Introducing Commercial Arts Fortnight

Over the next two weeks, Transpositions will be devoting its posts to the Commercial Arts, raising questions and exploring theological issues embedded within the fields of graphic design, music, architecture, film, acting, script-writing, and branding. Together with several guest contributors, this next fortnight will consider a field of the arts that impacts and informs much of our day-to-day life. Contributors range from practitioners to scholars, each with their unique perspective on how the commercial arts and theology come together. The schedule for the next two weeks is as follows:

Tuesday, 7 June: Graphic designer Paul Nielson considers the extent to which a church should invest in good design and reasons for doing so.

Wednesday, 8 June: Architect Matt Pearson discusses why he believes architecture has a role to play in revealing who God is.

Thursday, 9 June: Scholar Nate Risdon suggests a way that popular culture, specifically its music, impacts the way in which we read the Biblical narrative.

Friday, 10 June: Comedy script-writer James Cary writes about the tension Christians face working in an industry where they have little editorial control.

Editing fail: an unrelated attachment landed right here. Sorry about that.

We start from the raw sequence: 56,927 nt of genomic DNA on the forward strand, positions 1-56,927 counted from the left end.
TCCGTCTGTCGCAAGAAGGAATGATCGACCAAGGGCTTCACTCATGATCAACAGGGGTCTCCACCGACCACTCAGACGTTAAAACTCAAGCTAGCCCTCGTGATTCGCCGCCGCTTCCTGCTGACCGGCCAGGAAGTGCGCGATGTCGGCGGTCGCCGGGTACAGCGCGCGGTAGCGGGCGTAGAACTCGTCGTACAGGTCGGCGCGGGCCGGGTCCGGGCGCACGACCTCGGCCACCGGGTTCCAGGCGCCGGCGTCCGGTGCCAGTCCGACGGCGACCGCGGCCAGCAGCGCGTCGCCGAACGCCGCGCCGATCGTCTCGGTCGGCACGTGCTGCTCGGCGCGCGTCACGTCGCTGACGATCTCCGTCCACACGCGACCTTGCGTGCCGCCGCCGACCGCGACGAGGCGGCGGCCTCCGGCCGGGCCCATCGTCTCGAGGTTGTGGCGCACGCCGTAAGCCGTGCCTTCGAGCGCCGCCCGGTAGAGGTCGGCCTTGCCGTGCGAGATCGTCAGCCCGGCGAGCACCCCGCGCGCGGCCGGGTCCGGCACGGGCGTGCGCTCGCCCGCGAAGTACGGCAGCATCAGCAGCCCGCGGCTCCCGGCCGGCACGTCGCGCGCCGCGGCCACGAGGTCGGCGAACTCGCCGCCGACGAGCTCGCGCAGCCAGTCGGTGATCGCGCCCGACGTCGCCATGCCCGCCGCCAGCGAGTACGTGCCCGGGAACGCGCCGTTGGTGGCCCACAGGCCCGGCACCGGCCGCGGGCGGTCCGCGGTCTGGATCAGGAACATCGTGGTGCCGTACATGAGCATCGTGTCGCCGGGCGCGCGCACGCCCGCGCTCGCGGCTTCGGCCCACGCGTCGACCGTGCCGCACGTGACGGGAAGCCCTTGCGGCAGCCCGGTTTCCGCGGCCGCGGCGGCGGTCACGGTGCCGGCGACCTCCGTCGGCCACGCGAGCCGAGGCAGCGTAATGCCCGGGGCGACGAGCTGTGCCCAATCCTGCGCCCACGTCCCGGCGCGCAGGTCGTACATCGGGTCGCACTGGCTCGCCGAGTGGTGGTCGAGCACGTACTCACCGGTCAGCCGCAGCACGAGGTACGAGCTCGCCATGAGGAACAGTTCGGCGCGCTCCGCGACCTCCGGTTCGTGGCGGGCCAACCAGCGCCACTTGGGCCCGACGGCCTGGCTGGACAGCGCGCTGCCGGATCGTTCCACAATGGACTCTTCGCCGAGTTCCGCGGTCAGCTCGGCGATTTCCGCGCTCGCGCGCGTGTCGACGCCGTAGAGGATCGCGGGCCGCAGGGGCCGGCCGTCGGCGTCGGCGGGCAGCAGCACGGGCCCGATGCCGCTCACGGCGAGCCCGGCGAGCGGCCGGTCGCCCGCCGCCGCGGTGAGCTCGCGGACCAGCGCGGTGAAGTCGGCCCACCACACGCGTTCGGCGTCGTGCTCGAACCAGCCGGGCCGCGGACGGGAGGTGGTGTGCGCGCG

Monday, 13 June: Film director Ron Newcomb explores whether films are modern-day parables and critiques their use as evangelistic tools.

Tuesday, 14 June: Actor Lukas Behnken shares his experience of working in the industry, specifically how he discerns what parts to audition for and accept.

Wednesday, 15 June: Musician Jez Carr considers what is required to pastor artists through the experience of failure.

Thursday, 16 June: Scholar Christopher Min discusses the work of artist Barbara Kruger, advertising, and Jacques Lacan’s concept of the social unconscious.

Friday, 17 June: Branding expert turned Anglican priest Alan Ramsey tackles the question of whether or not a church should brand itself to the community.

We look forward to the issues these posts will raise and the discussion that will ensue.

Leave a Reply

Your email address will not be published. Required fields are marked *

HTML tags are not allowed.

1,479,851 Spambots Blocked by Simple Comments